In UP, Mayawati and Mulayam’s loss is Congress’ gain

In UP, Mayawati and Mulayam’s loss is Congress’ gain
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First Published: Sun, May 17 2009. 12 29 AM IST

Dashed hopes: BSP’s poor showing in Uttar Pradesh means chief minister Mayawati has to put her prime ministerial ambitions on hold. Nand Kumar / PTI
Dashed hopes: BSP’s poor showing in Uttar Pradesh means chief minister Mayawati has to put her prime ministerial ambitions on hold. Nand Kumar / PTI
Updated: Sun, May 17 2009. 12 29 AM IST
New Delhi: Bahujan Samaj Party (BSP) president and Uttar Pradesh chief minister Mayawati’s prime ministerial ambitions received a rude jolt on Saturday after her party managed to win or was leading in just 20 seats in the general election, half the 40 it had expected.
Dashed hopes: BSP’s poor showing in Uttar Pradesh means chief minister Mayawati has to put her prime ministerial ambitions on hold. Nand Kumar / PTI
Some experts see the outcome of the elections in Uttar Pradesh, India’s most populous state, as a sign of the BSP’s fading appeal for Dalits, who are at the bottom of the caste pyramid and constitute the party’s main vote base. Even Muslims, seeking an alternative to the BSP’s main rival, the Samajwadi Party (SP), seem to have preferred to vote for the Congress rather than the BSP, the experts said.
Mayawati, who had aspired to become prime minister as a key member of the so-called Third Front, a non-Congress, non-Bharatiya Janata Party (BJP) political formation, led the BSP to power in Uttar Pradesh two years ago when the party managed to secure a majority in the state assembly on its own.
“The BSP is faced with some erosion in its Dalit vote bank. This is particularly true of the Dalits other than Jatavs (who form the core of the BSP vote), who have started drifting away from the party,” said Praveen Rai, a psephologist at the Delhi-based Centre for Study of Developing Societies.
Rai also said that the party could not attract Muslim voters, who have clearly moved away from the SP to the Congress. Mayawati’s social engineering skills, which attracted the upper castes to the predominantly Dalit party in the last assembly elections, had not really worked this time, he added.
Dalit writer Chandra Bhan Prasad also said the BSP may have begun to lose Dalit votes. “People have a grouse with the BSP on account of the lack of development in the state,” Bhan said. “They are looking at the hundreds of Ambedkar statues that have come up around the state and saying to themselves: ‘what a colossal waste of money.’”
That’s a reference to B.R. Ambedkar, the architect of the Indian Constitution and a Dalit icon.
A senior BSP leader said the party had expected to win at least 40 seats during a review a couple of months ago. “It is too early to say what was lacking in our programme,” added the BSP leader, who didn’t want to be identified. He admitted that the party would be forced to take a political back seat on account of the “superlative” performance by the Congress in Uttar Pradesh. “There does not seem to be much work for the Third Front at the moment,” he conceded.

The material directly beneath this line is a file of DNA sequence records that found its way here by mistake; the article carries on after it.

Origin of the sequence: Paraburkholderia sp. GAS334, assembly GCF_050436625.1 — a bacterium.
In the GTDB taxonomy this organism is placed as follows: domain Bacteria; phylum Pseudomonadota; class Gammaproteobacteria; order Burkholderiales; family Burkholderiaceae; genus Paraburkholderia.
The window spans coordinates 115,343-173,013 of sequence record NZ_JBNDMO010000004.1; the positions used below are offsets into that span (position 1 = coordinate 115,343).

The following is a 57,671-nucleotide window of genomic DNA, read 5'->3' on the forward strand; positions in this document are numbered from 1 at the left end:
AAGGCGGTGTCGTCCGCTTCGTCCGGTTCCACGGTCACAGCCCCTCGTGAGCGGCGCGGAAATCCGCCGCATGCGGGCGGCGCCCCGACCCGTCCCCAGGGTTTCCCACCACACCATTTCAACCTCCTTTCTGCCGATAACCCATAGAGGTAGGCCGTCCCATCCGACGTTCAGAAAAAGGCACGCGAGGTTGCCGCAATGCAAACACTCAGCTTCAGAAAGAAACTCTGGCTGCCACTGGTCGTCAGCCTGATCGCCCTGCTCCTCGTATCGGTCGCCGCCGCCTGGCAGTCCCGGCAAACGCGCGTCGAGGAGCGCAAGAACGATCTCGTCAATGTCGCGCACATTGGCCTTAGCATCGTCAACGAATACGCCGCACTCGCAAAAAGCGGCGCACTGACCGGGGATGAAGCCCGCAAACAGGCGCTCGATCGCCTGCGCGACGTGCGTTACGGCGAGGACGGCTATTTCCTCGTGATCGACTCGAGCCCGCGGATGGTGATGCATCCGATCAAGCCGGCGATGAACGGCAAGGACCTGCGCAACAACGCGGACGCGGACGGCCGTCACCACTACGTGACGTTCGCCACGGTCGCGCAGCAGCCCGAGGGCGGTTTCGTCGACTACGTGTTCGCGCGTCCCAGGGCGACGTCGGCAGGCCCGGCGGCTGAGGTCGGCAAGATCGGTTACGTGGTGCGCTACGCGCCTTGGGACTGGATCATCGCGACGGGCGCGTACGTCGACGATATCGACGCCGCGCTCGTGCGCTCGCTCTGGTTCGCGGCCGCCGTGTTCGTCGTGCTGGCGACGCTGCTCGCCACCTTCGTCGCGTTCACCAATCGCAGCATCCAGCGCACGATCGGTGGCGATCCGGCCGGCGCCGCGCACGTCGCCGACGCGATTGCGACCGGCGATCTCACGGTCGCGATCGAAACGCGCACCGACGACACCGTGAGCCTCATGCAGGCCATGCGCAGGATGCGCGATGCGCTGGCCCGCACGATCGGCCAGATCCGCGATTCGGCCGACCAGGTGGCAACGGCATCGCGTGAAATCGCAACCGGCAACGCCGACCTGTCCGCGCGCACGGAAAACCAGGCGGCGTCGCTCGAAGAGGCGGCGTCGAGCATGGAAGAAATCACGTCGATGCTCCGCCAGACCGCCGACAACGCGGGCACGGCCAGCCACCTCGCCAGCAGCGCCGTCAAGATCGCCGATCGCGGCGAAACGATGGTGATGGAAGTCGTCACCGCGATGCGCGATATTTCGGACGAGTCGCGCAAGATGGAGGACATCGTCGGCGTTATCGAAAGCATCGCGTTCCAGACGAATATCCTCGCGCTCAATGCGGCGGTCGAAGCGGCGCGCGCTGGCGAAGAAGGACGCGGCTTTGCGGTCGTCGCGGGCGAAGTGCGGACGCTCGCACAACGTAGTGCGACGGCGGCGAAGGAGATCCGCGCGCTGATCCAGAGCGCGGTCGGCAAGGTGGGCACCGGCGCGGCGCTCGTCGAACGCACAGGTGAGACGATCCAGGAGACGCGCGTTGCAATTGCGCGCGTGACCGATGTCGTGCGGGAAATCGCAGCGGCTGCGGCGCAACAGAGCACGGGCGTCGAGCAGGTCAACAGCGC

The Congress won or was leading in 21 seats in Uttar Pradesh, raising its tally from nine in 2004.
The BSP won 19 seats and 24% of the votes polled in Uttar Pradesh in the 2004 Lok Sabha elections; its vote share rose to to 30.43% in the 2007 assembly elections. The SP won or was leading in 23 seats, down from its tally of 35 in 2004.
Meanwhile, the main reason for the SP’s decline is a waning of its appeal for the Muslims, experts said. A section of the party’s Muslim leadership was estranged from the party after SP chief Mulayam Singh Yadav offered a party ticket to former chief minister Kalyan Singh’s son.
Kalyan Singh, then with the BJP, was the Uttar Pradesh chief minister when the disputed Babri mosque was demolished by Hindu vandals in December 1992.
A feud between SP general secretary Amar Singh and senior leader Azam Khan may also have alienated Muslims.
The SP will decide on Sunday whether to support a United Progressive Alliance (UPA) government at the Centre in case the alliance falls short of a majority. “Our parliamentary board will meet tomorrow (on Sunday) and decide our future strategy,” Mulayam Singh Yadav told reporters in Lucknow.
The SP supported the Congress-led UPA government after the Left in July withdrew its support to the ruling coalition to protest the government’s decision to go ahead with the Indo-US civilian nuclear deal. The SP and the Congress failed to reach a pre-election seat-sharing agreement in Uttar Pradesh.
Asked about the party’s dwindling strength in the Lok Sabha, Yadav said: “We accept the verdict of the people with humility. We are not worried at all.” On arch-rival BSP’s performance in Uttar Pradesh, he said: “I do not consider it as our competitor.”
PTI contributed to this story.
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First Published: Sun, May 17 2009. 12 29 AM IST